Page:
Barbara Ann Rowan was the first Black woman to become a prosecutor in the office of the U.S. Attorney for the Southern District of New York. Born on September 6, 1938, in Upper Manhattan, New York, she was the only child of Norman B. Rowan, an accountant who had been born in Jamaica, and Clara (Obey) Rowan, born in Philadelphia, who worked in the accounting practice.
After graduating from the private, integrated Dalton School in 1956, Rowan attended Barnard College, earning a bachelor’s degree in Spanish in 1960, plus a Certificate in Language and Literature from the University of Madrid (Spain). She earned her law degree in 1968 from the New York University School of Law in the evening program, while working during the day as a court transcriptionist. She also served as a translator of Spanish and Italian in the Family Court.
Rowan practiced as a public defender for the South Bronx Legal Services and in private practice. A judge asked her, after ruling in her favor, whether she would be interested in working in the prosecutor’s office. She was then invited to interview with the U.S. Attorney’s office for the Southern District of New York and was hired in 1971 at age 32. As an Assistant U.S. Attorney, Rowan prosecuted drug and fraud cases. She was remembered for engaging jurors “with humor and charm.”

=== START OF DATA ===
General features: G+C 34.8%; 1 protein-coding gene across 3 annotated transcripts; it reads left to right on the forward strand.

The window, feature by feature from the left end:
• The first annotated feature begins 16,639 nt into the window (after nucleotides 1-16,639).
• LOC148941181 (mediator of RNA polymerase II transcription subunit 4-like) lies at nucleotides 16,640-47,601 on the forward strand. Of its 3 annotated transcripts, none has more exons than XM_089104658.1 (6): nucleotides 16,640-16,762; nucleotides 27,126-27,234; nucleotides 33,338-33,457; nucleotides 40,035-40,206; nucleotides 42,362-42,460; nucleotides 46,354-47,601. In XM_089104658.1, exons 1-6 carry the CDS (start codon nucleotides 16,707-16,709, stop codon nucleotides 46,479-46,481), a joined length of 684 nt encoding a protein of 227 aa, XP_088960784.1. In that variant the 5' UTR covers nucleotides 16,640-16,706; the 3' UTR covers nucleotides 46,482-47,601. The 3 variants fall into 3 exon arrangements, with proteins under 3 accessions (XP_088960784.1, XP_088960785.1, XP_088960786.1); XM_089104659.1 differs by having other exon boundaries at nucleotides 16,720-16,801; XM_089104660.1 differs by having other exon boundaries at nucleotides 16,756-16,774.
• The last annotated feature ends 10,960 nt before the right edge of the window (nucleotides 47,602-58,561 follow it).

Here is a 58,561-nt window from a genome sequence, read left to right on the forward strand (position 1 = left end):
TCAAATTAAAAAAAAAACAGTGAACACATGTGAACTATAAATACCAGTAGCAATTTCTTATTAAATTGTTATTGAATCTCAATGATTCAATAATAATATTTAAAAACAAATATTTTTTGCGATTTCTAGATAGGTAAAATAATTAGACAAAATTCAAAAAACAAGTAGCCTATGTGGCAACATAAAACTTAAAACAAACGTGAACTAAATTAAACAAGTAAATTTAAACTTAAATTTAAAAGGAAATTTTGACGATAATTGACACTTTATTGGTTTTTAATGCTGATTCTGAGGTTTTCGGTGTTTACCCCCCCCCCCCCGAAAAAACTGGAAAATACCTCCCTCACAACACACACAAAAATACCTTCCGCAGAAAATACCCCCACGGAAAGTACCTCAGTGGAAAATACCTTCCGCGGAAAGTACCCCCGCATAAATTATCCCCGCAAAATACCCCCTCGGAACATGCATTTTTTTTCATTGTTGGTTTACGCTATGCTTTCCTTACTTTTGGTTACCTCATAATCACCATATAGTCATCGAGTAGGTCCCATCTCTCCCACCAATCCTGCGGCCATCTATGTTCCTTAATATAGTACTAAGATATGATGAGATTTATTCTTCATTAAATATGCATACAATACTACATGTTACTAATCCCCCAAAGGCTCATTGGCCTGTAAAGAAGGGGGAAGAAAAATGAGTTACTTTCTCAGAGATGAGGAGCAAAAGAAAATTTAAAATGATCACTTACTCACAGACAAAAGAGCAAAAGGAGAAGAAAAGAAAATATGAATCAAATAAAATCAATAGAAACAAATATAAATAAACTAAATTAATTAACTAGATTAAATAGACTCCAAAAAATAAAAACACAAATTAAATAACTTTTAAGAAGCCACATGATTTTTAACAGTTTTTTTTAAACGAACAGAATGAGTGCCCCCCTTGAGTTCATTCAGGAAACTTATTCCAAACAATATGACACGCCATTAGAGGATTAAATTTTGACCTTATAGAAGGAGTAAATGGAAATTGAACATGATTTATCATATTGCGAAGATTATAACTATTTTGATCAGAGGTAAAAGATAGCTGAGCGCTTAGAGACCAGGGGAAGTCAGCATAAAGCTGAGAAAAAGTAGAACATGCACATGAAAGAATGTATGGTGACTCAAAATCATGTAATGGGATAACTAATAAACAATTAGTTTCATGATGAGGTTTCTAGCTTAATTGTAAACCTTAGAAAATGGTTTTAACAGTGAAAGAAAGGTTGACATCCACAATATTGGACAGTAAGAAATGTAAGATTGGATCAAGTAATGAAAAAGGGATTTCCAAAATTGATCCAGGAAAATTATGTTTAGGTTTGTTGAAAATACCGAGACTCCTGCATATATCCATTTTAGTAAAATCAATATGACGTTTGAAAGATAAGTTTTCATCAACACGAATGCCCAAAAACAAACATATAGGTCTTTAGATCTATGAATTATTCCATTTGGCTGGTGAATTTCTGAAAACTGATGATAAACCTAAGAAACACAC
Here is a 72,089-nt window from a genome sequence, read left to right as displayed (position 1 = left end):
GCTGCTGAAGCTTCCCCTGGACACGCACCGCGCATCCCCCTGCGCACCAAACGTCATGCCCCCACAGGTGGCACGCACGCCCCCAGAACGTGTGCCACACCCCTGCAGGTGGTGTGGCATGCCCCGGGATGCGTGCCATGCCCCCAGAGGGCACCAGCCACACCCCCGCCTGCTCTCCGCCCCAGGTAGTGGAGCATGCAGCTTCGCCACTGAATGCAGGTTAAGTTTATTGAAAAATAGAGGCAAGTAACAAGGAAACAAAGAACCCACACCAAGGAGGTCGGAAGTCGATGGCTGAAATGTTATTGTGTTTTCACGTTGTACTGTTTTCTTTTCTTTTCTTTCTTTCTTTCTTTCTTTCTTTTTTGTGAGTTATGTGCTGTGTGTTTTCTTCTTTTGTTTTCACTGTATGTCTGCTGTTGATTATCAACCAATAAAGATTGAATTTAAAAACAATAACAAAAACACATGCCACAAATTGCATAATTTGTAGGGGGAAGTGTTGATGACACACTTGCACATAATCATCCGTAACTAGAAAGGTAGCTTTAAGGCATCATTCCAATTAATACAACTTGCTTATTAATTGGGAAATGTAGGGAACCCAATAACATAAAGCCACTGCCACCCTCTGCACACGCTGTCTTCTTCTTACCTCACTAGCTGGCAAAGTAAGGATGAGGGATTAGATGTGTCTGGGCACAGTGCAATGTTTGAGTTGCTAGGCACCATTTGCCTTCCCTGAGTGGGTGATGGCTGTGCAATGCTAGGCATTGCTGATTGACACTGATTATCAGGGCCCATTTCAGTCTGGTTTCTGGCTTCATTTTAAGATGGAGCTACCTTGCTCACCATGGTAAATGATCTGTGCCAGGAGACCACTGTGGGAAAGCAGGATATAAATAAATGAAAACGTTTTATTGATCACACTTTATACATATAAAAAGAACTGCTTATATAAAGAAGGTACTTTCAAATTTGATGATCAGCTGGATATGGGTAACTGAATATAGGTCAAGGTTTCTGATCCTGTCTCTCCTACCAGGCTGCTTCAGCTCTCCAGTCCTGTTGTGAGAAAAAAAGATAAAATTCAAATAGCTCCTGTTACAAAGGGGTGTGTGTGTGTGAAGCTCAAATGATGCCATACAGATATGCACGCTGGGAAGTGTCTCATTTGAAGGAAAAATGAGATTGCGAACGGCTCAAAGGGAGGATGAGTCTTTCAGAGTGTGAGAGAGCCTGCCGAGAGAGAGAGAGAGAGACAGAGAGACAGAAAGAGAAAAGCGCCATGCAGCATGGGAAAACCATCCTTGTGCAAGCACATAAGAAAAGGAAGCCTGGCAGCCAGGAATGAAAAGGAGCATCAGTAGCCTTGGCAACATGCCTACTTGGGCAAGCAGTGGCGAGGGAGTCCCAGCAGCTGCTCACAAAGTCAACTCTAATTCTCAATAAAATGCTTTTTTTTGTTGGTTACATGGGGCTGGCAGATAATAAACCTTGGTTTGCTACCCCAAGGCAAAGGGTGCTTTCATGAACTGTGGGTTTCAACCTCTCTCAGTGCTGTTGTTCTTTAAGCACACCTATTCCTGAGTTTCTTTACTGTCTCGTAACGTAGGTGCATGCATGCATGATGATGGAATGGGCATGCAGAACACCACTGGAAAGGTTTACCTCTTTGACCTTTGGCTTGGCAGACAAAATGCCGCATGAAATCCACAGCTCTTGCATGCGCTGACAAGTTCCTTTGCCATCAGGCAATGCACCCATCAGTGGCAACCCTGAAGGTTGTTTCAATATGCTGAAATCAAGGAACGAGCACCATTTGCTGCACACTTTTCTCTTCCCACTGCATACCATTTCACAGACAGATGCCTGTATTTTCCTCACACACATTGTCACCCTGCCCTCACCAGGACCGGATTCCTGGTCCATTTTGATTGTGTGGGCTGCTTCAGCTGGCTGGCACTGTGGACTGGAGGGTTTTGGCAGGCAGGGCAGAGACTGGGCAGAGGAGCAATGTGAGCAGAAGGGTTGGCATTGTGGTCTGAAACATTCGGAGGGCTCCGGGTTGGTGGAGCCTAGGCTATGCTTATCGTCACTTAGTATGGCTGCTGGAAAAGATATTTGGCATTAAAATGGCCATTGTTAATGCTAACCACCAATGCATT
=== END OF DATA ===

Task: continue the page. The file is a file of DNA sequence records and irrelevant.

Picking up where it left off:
In 1974, Rowan joined the staff of a U.S. House of Representatives ethics committee investigation. She then served as an assistant director of the Federal Trade Commission. Six years later in 1980, Rowan founded a private consulting firm, Rowan Associates. The firm provided investigative services for law firms, corporations, and state and federal agencies.
Rowan married Harold W. Gossett II, in 1972. He was an investigator for the office of the U.S Attorney for the Southern District of New York. Gossett later became an F.B.I. agent and then after leaving the Bureau he joined Rowan Associates and worked with Rowan at the consulting firm for 35 years.
In 1982, Rowan organized a written protest by black attorneys following the use of a racial epithet during a lawyer’s speech at an Alexandria Bar Association meeting in Virginia. The lawyer apologized, and the incident led to the formation of the Northern Virginia Black Attorneys Association.
Rowan was a member of the National Conference of Black Lawyers and the National Bar Association. She was also an accomplished swimmer and dancer.
Barbara Ann Rowan died of COVID-19 on October 31, 2020 in Arlington, Virginia. Her husband survived her.